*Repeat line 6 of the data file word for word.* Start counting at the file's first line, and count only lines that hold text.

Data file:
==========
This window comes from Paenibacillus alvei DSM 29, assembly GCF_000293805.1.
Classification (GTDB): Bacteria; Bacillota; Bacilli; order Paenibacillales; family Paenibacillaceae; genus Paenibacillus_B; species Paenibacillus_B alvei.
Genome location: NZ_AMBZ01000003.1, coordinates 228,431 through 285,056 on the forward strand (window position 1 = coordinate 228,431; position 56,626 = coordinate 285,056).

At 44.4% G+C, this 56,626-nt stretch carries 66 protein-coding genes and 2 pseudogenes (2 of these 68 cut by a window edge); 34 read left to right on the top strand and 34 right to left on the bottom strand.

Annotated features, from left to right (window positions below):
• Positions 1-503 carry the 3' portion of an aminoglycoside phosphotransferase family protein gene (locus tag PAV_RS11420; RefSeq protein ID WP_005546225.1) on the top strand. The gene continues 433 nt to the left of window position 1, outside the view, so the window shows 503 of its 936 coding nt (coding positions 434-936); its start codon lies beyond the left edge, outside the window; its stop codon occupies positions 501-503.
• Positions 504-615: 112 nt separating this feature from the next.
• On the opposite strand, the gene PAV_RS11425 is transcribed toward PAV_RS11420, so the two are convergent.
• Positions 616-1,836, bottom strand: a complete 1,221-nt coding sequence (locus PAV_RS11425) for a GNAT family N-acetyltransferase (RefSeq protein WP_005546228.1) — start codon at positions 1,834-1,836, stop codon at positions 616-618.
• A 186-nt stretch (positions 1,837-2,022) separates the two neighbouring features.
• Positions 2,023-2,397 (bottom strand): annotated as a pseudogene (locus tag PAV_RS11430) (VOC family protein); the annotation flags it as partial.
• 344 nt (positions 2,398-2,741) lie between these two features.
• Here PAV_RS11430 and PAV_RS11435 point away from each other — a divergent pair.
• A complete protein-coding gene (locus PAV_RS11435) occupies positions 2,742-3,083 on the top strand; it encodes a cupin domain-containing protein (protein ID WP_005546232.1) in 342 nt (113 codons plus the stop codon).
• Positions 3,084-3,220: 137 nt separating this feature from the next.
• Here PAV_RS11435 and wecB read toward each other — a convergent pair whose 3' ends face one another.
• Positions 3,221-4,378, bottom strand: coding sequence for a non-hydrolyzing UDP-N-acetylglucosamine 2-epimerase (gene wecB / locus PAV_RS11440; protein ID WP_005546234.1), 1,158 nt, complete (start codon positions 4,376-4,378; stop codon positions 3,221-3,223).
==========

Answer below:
• Positions 1-503 carry the 3' portion of an aminoglycoside phosphotransferase family protein gene (locus tag PAV_RS11420; RefSeq protein ID WP_005546225.1) on the top strand. The gene continues 433 nt to the left of window position 1, outside the view, so the window shows 503 of its 936 coding nt (coding positions 434-936); its start codon lies beyond the left edge, outside the window; its stop codon occupies positions 501-503.